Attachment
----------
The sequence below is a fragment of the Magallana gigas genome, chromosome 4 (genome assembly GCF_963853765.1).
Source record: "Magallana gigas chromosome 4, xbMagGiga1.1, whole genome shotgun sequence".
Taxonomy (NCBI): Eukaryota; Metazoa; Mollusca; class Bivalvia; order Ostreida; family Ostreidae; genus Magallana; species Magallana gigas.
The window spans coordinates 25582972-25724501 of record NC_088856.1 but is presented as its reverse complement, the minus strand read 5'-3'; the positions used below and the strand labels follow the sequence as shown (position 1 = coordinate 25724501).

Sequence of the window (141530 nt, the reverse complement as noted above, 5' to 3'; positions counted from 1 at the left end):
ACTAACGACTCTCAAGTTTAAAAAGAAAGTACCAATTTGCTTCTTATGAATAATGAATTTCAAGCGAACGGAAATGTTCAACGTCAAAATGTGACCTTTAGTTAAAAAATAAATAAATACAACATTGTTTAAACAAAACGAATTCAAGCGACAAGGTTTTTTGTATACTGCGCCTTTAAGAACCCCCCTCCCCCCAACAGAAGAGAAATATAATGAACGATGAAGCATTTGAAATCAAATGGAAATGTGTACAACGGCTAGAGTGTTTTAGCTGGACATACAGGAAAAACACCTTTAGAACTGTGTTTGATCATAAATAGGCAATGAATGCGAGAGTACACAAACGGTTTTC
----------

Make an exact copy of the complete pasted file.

The sequence below is a fragment of the Magallana gigas genome, chromosome 4 (genome assembly GCF_963853765.1).
Source record: "Magallana gigas chromosome 4, xbMagGiga1.1, whole genome shotgun sequence".
Taxonomy (NCBI): Eukaryota; Metazoa; Mollusca; class Bivalvia; order Ostreida; family Ostreidae; genus Magallana; species Magallana gigas.
The window spans coordinates 25582972-25724501 of record NC_088856.1 but is presented as its reverse complement, the minus strand read 5'-3'; the positions used below and the strand labels follow the sequence as shown (position 1 = coordinate 25724501).

Sequence of the window (141530 nt, the reverse complement as noted above, 5' to 3'; positions counted from 1 at the left end):
ACTAACGACTCTCAAGTTTAAAAAGAAAGTACCAATTTGCTTCTTATGAATAATGAATTTCAAGCGAACGGAAATGTTCAACGTCAAAATGTGACCTTTAGTTAAAAAATAAATAAATACAACATTGTTTAAACAAAACGAATTCAAGCGACAAGGTTTTTTGTATACTGCGCCTTTAAGAACCCCCCTCCCCCCAACAGAAGAGAAATATAATGAACGATGAAGCATTTGAAATCAAATGGAAATGTGTACAACGGCTAGAGTGTTTTAGCTGGACATACAGGAAAAACACCTTTAGAACTGTGTTTGATCATAAATAGGCAATGAATGCGAGAGTACACAAACGGTTTTC